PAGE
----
Singapore/Mumbai: The financial profiles of India’s three oil-marketing companies (OMCs) – Bharat Petroleum Corporation Limited (BPCL; BBB-/Stable), Indian Oil Corporation Ltd (IOC; BBB-/Stable) and Hindustan Petroleum Corporation Limited (HPCL; BBB-/Stable) – may weaken modestly as gross refining margins are likely to remain soft in the financial year ending March 2020 (FY20) amid increasing refining capacities in the region, and as they continue to spend on expansion, Fitch Ratings says.
The ratings of these entities, which are driven by support from their respective parents, are unlikely to be affected.
The gross refining margins of the three OMCs declined by between USD2.3 per barrel and USD3.1 per barrel from FY18 to FY19 as the contribution from new refineries was lower than our expectations and product spreads narrowed. The cumulative FY19 capex of the three state-owned OMCs also exceeded Fitch expectations by around 24%. The capex was largely geared towards downstream capacity expansion, refinery upgrades to meet the government’s BS-VI emission standards, and petrochemical expansion. IOC and BPCL also increased shareholder returns during FY19 (see Fitch Rtgs: Risks to Indian Oil Marketing Cos as Govt Seeks More Returns), likely driven by pressure from the Indian government (BBB-/Stable) to shore up its weak fiscal position.
These factors resulted in a modest weakening of the OMCs’ financial profiles during FY19. The FY19 net leverage (defined by adjusted net debt/operating EBITDAR) of IOC weakened to 3.0x (FY18: 2.0x), while we estimate BPCL’s (including joint venture Bharat Oman Refineries Limited on a proportionately consolidated basis) rose to over 2.5x (FY18: 2.2x) and that of HPCL (including joint venture HPCL-Mittal Energy Limited on a proportionately consolidated basis) increased to 2.4x (FY18: 2.1x). HPCL benefitted from higher marketing margins and volumes, which drove its relatively better performance during FY19.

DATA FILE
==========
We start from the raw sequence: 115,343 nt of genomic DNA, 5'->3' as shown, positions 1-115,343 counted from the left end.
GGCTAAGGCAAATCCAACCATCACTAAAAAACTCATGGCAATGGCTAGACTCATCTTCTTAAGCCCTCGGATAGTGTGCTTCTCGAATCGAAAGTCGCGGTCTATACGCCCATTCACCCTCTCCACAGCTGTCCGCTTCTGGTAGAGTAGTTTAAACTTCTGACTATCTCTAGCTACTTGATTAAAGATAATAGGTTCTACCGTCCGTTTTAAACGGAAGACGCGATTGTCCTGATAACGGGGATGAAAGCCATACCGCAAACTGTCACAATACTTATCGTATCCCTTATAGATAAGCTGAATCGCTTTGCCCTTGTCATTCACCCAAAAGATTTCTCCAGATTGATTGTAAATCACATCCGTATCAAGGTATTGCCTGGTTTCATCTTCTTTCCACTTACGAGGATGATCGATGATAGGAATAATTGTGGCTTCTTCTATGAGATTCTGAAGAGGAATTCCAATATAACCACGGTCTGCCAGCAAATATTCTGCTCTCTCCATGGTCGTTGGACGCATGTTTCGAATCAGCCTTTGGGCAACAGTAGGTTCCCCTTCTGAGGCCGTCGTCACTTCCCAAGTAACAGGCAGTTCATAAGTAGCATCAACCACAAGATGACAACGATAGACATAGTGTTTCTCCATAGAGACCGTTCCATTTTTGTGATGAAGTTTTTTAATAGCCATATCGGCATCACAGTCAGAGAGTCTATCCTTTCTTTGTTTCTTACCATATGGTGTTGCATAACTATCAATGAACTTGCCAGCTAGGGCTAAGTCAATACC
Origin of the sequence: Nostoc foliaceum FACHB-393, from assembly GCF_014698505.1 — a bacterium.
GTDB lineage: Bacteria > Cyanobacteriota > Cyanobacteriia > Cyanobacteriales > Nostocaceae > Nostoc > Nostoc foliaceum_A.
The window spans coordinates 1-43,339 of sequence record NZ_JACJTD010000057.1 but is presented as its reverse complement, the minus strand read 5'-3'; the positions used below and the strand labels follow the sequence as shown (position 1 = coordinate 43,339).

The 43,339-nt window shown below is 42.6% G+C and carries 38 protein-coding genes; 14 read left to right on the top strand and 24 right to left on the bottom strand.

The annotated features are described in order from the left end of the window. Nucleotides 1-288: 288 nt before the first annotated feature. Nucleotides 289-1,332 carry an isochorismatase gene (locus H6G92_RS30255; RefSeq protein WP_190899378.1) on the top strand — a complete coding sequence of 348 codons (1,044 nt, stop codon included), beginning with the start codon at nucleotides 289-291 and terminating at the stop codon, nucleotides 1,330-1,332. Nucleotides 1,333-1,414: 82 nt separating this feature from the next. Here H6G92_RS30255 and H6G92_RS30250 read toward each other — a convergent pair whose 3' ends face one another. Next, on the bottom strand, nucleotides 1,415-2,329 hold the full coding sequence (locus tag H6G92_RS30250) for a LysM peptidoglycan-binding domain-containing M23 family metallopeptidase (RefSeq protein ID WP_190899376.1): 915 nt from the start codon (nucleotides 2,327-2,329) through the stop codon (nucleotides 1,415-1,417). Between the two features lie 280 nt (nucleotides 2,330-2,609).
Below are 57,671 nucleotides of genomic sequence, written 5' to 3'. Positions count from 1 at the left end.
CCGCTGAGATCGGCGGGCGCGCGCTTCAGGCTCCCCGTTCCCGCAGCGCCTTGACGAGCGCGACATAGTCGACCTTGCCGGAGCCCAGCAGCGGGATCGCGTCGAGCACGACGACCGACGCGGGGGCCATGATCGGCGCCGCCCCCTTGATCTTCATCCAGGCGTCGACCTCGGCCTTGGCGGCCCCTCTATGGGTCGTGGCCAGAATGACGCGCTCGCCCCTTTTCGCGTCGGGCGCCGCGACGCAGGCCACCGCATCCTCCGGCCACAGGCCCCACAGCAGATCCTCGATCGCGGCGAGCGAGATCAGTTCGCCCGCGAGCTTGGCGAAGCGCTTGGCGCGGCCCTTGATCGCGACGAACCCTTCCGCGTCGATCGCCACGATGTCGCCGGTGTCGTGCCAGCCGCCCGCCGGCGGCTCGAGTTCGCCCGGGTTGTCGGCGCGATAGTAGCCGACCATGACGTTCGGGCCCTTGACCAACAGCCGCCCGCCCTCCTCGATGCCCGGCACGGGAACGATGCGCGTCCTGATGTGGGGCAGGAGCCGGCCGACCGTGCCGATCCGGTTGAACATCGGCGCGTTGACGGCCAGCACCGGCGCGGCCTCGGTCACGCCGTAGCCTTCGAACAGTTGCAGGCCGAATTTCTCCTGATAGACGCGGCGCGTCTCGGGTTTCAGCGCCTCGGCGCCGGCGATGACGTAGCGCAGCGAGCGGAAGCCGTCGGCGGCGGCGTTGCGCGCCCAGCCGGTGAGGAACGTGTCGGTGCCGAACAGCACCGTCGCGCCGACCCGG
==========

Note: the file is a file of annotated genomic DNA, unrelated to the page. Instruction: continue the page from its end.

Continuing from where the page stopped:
We expect marketing margins to remain resilient in FY20 given Fitch’s crude oil price assumptions. We also believe potential policy risks relating to fuel price controls will ease in the near term following the completion of national elections in May 2019.
We expect refining margins to stay soft during FY20 due to increasing supply from rising refining capacity, primarily led by China, affecting product spreads. A new marine-fuel regulation from January 2020 by the International Maritime Organization is likely to lead to a shift in the product slate of refiners towards more low-sulphur fuel oil or diesel, increasing the crack spreads of such products. However, this could be counterbalanced by the narrower spreads of other fuels, and the discontinuation of crude oil imports from Iran, which offered attractive price options for Indian refiners. The narrowing price differential between light and heavy crude is also leading to the highly complex refineries of IOC at Paradip and BPCL at Kochi processing a sub-optimal crude slate, which could affect their margins to a limited extent in the near term.
However, OMCs, particularly IOC and BPCL, continue to face risks from higher shareholder returns, which together with our expectations of lower margins and their ongoing high capex, may result in further modest weakening of their credit metrics. IOC and BPCL will continue to have adequate headroom in their ‘bb+’ standalone credit profiles. On the other hand, HPCL has comparatively limited headroom in its current standalone credit profile of ‘bb’, which may be lowered if net leverage exceeds 4.0x though it does not have shareholder return pressure. Unlike its peers IOC and BPCL, which are directly owned by the state, HPCL’s largest shareholder is the state-owned Oil and Natural Gas Corporation Limited.